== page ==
Note that even though I almost never use my Marriott Premier Rewards card anymore, it now has a chip (I got mine about three months ago), and I'm hoping Chase goes that way with all its cards. Normally I have no problems.
Here's where you will have problems, and where Jerry did: when I rented a car in France on two occasions, the toll booths would NEVER accept my credit cards (because they didn't have the chip), and possibly taxis are the same way.
In most hotels and restaurants in major cities in Europe, expect that they will take take all the cards, but be sure to ask before you dine, lest you end up washing dishes. At stores, however, you may be encouraged to use other than AMEX cards. For me, I'd much rather use it for anything except travel and dining, because I get Skymiles. For others the Sapphire card gives me 2x dollar spent for ALL forms of travel and dining.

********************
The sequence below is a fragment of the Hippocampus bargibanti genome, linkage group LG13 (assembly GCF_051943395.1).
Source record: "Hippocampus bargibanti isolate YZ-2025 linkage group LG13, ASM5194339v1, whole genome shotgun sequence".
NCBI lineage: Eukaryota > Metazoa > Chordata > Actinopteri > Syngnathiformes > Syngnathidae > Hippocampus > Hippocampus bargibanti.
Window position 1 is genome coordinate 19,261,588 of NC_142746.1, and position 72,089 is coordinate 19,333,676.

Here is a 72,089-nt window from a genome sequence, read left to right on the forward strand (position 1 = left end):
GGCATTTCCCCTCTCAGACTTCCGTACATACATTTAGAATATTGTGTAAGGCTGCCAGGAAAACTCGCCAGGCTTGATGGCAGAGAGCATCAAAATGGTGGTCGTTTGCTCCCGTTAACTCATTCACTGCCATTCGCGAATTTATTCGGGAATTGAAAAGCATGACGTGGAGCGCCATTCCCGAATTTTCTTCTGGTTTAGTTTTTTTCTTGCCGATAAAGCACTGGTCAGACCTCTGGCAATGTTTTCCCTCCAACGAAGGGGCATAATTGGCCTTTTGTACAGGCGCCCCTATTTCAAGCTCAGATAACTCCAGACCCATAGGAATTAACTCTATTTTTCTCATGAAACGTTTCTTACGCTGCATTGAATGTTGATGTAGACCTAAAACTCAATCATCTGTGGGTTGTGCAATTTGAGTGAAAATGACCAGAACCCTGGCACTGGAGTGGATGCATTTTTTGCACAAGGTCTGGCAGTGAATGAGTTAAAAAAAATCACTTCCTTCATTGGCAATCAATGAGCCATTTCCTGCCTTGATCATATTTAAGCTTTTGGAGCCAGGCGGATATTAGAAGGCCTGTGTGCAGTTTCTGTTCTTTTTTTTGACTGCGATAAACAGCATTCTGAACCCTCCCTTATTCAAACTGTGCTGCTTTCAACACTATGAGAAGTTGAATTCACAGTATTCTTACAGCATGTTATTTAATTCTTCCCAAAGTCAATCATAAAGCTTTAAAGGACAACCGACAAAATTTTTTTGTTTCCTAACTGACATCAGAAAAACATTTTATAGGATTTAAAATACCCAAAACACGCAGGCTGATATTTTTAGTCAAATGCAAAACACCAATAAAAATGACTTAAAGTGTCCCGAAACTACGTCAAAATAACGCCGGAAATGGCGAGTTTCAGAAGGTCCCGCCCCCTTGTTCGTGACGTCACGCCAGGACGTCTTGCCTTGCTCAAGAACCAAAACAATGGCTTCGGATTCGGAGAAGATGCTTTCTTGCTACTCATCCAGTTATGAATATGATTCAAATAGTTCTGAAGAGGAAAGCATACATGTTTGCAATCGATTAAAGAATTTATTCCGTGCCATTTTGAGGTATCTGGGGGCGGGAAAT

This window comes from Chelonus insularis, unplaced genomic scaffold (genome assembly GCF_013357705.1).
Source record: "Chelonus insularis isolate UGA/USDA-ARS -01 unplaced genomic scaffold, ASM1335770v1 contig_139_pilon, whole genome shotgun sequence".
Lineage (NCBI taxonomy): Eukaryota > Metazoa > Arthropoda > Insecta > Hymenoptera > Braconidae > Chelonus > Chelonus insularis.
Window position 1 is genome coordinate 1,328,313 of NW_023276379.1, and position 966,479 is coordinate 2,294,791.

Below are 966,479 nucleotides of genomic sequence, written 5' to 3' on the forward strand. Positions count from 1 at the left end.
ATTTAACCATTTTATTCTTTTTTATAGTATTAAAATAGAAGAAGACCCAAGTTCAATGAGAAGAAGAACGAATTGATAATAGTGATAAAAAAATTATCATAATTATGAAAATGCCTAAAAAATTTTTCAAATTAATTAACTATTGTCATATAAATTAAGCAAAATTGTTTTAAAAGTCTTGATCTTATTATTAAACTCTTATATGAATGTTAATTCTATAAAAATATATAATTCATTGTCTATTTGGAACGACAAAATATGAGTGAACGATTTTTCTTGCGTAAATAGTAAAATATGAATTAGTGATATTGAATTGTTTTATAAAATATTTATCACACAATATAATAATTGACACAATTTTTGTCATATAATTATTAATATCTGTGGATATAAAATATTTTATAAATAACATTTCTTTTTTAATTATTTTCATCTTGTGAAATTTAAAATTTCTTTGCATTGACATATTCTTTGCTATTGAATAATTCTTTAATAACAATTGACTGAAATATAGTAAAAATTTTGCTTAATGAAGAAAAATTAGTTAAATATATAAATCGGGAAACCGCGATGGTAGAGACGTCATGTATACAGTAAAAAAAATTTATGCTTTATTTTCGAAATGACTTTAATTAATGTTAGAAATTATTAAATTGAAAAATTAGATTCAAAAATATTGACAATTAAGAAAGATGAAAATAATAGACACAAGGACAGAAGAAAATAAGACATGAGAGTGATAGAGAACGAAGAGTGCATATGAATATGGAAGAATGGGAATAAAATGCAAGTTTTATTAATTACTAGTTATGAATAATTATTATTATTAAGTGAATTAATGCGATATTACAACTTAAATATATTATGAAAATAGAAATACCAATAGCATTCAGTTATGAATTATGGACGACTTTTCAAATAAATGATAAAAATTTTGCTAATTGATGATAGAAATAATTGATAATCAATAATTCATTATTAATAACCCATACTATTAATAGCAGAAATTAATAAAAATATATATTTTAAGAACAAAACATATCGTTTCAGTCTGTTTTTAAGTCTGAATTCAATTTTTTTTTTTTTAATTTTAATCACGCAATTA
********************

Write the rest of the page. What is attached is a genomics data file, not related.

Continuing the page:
Thanks for the info! I plan on using my chipped Marriott Premier card as my primary card in Europe because of the lack of a foreign transaction fee
It's great to hear you haven't run into PIN issues there. From what I've read in industry papers, there's two EMV (chip) standards, Chip & PIN and Chip & Signature. The US uses Chip & Sig because it conforms to current standards and is cheaper to implement and operate. In Europe, they use Chip & PIN, which allows offline authorizations, so the card itself can approve transactions without an internet connection because it keeps track of limits and balances on the card. I've heard US EMV cardholders have had issues using certain unattended rail ticket kiosks in France because they use Chip & PIN with this offline authorization system, as does certain self-serve bike rental racks, etc. Chase, has stated that I shouldn't have any issues, but one can never be too sure, especially when I've read different experiences online. Just gotta cross my fingers i guess!